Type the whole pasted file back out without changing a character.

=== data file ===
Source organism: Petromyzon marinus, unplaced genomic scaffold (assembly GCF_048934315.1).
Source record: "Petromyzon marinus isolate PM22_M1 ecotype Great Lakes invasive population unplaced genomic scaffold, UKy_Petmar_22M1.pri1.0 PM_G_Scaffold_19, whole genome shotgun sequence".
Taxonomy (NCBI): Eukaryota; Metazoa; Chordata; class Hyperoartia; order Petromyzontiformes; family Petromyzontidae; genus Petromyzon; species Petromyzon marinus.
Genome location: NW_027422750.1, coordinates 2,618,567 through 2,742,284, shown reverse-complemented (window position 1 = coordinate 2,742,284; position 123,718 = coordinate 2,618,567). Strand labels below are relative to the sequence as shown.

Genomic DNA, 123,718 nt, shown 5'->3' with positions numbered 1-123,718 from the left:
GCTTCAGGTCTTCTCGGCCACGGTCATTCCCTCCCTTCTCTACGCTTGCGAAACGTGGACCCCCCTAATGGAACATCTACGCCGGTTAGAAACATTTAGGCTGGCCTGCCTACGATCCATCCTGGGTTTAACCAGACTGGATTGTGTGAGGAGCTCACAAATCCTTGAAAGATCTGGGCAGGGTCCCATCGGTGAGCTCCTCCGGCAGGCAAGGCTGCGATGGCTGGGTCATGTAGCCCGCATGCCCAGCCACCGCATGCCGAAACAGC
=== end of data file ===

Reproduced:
Source organism: Petromyzon marinus, unplaced genomic scaffold (assembly GCF_048934315.1).
Source record: "Petromyzon marinus isolate PM22_M1 ecotype Great Lakes invasive population unplaced genomic scaffold, UKy_Petmar_22M1.pri1.0 PM_G_Scaffold_19, whole genome shotgun sequence".
Taxonomy (NCBI): Eukaryota; Metazoa; Chordata; class Hyperoartia; order Petromyzontiformes; family Petromyzontidae; genus Petromyzon; species Petromyzon marinus.
Genome location: NW_027422750.1, coordinates 2,618,567 through 2,742,284, shown reverse-complemented (window position 1 = coordinate 2,742,284; position 123,718 = coordinate 2,618,567). Strand labels below are relative to the sequence as shown.

Genomic DNA, 123,718 nt, shown 5'->3' with positions numbered 1-123,718 from the left:
GCTTCAGGTCTTCTCGGCCACGGTCATTCCCTCCCTTCTCTACGCTTGCGAAACGTGGACCCCCCTAATGGAACATCTACGCCGGTTAGAAACATTTAGGCTGGCCTGCCTACGATCCATCCTGGGTTTAACCAGACTGGATTGTGTGAGGAGCTCACAAATCCTTGAAAGATCTGGGCAGGGTCCCATCGGTGAGCTCCTCCGGCAGGCAAGGCTGCGATGGCTGGGTCATGTAGCCCGCATGCCCAGCCACCGCATGCCGAAACAGC